Why does this even matter? Fruits are nontoxic and nutritionally beneficial for their mutualistic seed-dispersing consumer (animals or humans). But they often are not edible to animals that are not their seed-disperser! This evolutionary dynamic (called the dispersal syndrome) explains why the gourd family is toxic to humans!
“Directly, megafauna consumed Cucurbita fruits and dispersed their seeds; wild Cucurbita were likely left without mutualistic dispersal partners in the Holocene because they are unpalatable to smaller surviving mammals with more bitter taste receptor genes.” (Kistler et al., 2015)
Are non-sweet fruits healthier than sweet fruits?
This is a common belief and is simply not true. Vegetable fruits can be a valuable addition to the human diet, especially in temperate climates. However, they are not more healthy for humans than sweet fruits!
Humans are anatomically and physiologically adapted to eating a large amount of sweet fruit in their diet – which is shown by our love for sweetness! There is even a consensus in nutrition and health science that sweet, simple sugar in fruits is not harmful but brings various health benefits! Fruits are highly nutritious and build the basis of a biologically appropriate diet for high fruit-eating species – like ourselves!
Natural diet of frugivorous primates: Ripe tropical fruits make up the bulk part of the species-specific diet of frugivorous primates. This means fruit is not the only food in their diet, but the most in terms of quantity (around 70% for chimpanzees). Depending on the season, frugivorous primates eat those fruit types, which are ripe and sweet, and only resort to other food groups when they are scarce.
Instinctual behavior of humans: Humans are attracted to colorful fruits and love sweet taste. In fact, most other mammals cannot see as many colors and cannot taste sweetness like humans do. Those are traits that have evolved in frugivores for fruit foraging! When we observe small children’s natural, instinctive eating behavior, they are not so culturally confused: If very young children are given bowls with different foods, it is the sweet fruit that is eaten first.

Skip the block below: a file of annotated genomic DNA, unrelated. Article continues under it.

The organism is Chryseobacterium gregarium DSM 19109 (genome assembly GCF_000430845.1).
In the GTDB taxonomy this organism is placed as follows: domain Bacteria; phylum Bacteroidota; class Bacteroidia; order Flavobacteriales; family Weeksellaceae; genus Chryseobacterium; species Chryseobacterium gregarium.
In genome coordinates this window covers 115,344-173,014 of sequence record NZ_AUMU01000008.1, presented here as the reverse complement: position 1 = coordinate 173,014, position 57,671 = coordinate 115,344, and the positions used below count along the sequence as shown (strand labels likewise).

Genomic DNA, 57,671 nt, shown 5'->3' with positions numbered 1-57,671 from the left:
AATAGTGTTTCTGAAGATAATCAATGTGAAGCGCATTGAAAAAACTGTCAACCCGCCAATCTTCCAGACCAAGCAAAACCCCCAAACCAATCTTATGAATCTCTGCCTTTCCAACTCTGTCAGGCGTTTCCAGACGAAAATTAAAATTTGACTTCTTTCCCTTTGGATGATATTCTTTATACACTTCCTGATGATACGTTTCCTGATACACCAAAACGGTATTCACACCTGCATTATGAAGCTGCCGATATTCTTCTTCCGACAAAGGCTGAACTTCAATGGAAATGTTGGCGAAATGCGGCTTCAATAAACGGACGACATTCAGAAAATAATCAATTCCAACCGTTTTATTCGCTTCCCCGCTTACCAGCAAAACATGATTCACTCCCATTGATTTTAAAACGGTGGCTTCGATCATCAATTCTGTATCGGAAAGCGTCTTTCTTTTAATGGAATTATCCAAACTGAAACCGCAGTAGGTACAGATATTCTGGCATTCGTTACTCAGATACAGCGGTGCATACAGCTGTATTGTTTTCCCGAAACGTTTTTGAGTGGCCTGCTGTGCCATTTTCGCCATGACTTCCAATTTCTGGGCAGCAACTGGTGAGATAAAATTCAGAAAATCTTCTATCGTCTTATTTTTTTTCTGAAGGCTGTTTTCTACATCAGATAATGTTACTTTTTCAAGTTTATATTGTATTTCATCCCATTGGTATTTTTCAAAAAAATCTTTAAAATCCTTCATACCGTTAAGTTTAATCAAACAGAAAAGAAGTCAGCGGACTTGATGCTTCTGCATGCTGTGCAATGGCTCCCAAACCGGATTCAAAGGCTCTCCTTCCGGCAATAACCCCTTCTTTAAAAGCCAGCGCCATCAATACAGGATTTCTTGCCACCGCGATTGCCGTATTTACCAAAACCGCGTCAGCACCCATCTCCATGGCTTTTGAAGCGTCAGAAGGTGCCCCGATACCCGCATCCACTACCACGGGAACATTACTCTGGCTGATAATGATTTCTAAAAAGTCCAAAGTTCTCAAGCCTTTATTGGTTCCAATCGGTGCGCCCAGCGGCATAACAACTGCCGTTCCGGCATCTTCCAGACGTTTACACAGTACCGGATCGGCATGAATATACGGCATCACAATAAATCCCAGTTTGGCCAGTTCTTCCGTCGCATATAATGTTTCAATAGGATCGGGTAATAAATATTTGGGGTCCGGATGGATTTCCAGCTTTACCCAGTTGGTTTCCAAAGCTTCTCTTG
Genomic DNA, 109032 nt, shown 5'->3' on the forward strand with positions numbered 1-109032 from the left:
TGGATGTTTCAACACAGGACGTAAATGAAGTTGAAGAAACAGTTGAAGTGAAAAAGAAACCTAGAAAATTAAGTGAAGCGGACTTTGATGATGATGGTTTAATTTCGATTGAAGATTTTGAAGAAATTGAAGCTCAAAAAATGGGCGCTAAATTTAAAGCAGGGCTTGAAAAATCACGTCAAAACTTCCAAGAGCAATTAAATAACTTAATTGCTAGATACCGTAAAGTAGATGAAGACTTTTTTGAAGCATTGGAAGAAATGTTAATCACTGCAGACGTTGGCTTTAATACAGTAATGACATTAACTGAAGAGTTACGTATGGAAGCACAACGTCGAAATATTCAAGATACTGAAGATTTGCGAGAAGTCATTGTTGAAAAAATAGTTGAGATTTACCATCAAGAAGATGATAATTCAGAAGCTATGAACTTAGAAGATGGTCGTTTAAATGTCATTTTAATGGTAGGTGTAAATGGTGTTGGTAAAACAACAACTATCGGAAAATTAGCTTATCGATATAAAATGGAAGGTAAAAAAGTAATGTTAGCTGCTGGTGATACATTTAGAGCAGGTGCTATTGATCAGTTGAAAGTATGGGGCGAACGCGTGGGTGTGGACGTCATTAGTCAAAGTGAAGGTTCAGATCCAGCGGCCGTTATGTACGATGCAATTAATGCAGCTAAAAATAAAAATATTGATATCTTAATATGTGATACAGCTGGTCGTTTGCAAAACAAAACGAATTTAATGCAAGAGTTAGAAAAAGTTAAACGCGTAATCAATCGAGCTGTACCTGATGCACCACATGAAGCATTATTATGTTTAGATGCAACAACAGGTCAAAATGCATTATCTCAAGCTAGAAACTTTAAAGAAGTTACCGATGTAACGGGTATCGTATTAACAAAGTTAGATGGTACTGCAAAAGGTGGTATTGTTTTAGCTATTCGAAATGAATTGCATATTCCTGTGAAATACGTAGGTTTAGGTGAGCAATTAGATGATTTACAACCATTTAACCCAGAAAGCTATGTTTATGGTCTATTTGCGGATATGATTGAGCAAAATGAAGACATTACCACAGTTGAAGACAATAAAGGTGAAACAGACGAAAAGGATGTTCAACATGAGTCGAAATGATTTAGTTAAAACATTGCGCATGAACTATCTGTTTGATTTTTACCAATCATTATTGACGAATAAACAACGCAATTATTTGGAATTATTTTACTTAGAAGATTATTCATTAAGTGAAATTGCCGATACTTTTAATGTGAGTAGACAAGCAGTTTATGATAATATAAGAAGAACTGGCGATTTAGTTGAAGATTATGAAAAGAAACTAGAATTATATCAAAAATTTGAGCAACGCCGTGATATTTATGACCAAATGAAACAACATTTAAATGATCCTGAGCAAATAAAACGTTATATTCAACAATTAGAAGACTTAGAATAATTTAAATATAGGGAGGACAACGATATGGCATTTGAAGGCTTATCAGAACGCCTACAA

Why do fruits contain sugars in the first place?
To attract the seed-dispersing animal with sweetness, fruits are the seed-containing parts of a plant that develop from a flower. The seeds within fruits carry the embryo of the plant. Fruits are the part that ensures the dispersal of the next generation, which is sexually reproduced. In contrast to plant growth and offshoots, seeds carry new genetic variations of two parent plants.
Fruits have evolved as the plant part that ensures seed dispersal by fruit-consuming animals (frugivores). The sweet sugar (which is energetic nutrition) of fruits is the payoff for the mobilization offered by the animals.
All fruits contain some amount of simple sugars
All fruits contain a certain amount of sugar, as well as the non-sweet ones. This sugar is present either in the form of fructose or glucose. Some people believe that fruit sugar is unhealthy, but quite to the contrary, sugars from fruits are the perfect energy nutrition for our cells: humans are biologically adapted to sweet taste and eating sweet fruits. Furthermore, fructose does not even require insulin to enter our cells. Read more here on the long-held misconception about sugar.
Non-sweet fruits contain less simple sugar
Not all fruits attract seed-disperser with sweet sugars. Fruits eaten by birds are often sour (most birds lack the ability to taste sweet taste), while fruits eaten by frugivorous mammals are sweet. Non-sweet fruits have not evolved with animals attracted to sweet fruits. Thus, non-sweet fruits have not coevolved with primates!